Tuesday, May 1, 2009

Independent Bankers Bank

IBB is a correspondent Bankers’ Bank dedicated to serving Southern based Financial Institutions.

For almost 30 years, Independent Bankers’ Bank has consistently served community financial institutions as a critical partner and vendor.  Throughout changing, and recently turbulent times, we have been right here helping our clients navigate the future of community banking safely.


IBB is a wholly owned subsidiary of Bankers Bancorporation of Florida, Inc.  Founded in 1983, we are a state chartered, FDIC insured member of the Federal Reserve System committed to serving the interests of community based financial institutions, their officers and directors.


IBB is member owned, with client institutions in the primary states of Florida, Georgia and Alabama.  Using the collective demand and volumes of our members, we are able to achieve economies of scale that lowers the cost of payment services while returning credit participation support, investment expertise, audit / compliance review and general market insights to our member – owners. 


As part of our mission, we develop and provide asset and financial transaction related products to our clients that may not be readily available or too costly for a community financial institution to implement individually.  As the needs of our customers evolve, so too does the service offering of IBB.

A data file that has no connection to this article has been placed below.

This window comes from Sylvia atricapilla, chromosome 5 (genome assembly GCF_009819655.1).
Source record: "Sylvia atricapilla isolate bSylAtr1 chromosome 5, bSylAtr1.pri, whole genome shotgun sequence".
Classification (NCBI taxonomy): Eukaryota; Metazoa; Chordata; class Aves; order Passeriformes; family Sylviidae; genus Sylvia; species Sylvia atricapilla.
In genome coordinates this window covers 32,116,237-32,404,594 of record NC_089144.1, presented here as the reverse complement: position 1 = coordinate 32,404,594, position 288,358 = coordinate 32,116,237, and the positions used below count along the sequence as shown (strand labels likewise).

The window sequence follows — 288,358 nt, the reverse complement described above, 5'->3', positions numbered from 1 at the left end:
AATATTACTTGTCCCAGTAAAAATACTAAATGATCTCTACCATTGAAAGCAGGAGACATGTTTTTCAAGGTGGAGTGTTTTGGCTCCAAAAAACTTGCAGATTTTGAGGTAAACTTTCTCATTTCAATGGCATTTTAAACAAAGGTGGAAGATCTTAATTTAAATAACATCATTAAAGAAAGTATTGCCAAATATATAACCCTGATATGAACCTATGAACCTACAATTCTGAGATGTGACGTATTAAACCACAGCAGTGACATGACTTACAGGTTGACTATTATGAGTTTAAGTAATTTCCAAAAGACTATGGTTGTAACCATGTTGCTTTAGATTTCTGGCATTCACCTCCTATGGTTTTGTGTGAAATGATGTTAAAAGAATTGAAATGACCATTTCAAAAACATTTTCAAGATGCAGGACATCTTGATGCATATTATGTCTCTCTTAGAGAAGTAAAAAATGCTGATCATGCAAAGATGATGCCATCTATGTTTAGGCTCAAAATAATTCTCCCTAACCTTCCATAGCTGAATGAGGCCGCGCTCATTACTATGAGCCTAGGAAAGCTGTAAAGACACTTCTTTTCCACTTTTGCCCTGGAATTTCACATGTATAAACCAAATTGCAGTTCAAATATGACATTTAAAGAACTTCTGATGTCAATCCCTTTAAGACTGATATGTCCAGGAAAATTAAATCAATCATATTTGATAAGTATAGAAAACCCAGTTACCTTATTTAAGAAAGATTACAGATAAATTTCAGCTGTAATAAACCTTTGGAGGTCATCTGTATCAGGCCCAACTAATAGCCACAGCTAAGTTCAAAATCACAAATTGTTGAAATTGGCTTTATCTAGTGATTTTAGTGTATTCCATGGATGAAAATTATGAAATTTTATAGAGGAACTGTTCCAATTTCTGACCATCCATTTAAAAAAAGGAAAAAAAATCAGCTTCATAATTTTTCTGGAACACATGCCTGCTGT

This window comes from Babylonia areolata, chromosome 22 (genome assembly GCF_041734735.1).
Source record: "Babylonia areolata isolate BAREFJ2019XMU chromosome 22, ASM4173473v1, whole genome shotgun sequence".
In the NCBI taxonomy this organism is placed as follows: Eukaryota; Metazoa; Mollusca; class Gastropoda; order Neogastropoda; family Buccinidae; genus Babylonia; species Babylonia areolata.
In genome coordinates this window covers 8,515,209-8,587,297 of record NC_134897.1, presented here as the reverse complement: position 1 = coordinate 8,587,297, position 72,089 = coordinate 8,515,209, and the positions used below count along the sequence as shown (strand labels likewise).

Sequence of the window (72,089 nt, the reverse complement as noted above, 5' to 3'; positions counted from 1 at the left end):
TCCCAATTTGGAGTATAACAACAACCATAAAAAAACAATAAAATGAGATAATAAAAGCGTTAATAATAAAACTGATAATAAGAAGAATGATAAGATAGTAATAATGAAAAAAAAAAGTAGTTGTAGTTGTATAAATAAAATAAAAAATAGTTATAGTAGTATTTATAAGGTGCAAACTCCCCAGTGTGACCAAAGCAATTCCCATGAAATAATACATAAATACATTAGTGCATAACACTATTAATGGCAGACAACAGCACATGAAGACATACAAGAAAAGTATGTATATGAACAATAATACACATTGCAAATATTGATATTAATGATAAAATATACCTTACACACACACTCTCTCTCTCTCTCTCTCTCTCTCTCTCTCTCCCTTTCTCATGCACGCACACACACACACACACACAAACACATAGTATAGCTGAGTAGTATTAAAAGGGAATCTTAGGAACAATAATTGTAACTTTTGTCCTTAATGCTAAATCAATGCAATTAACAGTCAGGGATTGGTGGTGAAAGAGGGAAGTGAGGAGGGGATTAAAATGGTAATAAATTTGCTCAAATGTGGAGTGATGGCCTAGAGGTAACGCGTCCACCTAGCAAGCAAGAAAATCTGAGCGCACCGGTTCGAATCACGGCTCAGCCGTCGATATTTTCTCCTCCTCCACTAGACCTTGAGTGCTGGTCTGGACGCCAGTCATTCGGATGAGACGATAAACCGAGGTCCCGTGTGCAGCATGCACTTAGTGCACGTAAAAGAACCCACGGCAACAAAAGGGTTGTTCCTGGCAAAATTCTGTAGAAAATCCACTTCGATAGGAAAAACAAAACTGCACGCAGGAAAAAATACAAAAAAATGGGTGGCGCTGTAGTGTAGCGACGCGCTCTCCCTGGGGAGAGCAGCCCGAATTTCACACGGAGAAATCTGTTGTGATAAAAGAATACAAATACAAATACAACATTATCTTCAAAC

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weekly economic
commentary 04/14/14

From a macro viewpoint, it is hard to believe that the topsy-turvy ride on Wall Street this week had anything to do with the U.S. economy. Not only was there a lack of significant economic indicators to roil the markets. The few that did appear sounded a more positive than negative note, making a case for stability, not volatility. Even the equity rally that appeared on Tuesday and Wednesday appeared inconsistent with the facts. Instead of rallying on good news, investors drew encouragement from the minutes of the last Federal Reserve meeting in March, released on Wednesday with the usual three-week lag, which indicated that the Fed is in no hurry to lift interest rates. That’s a sign of economic weakness not strength.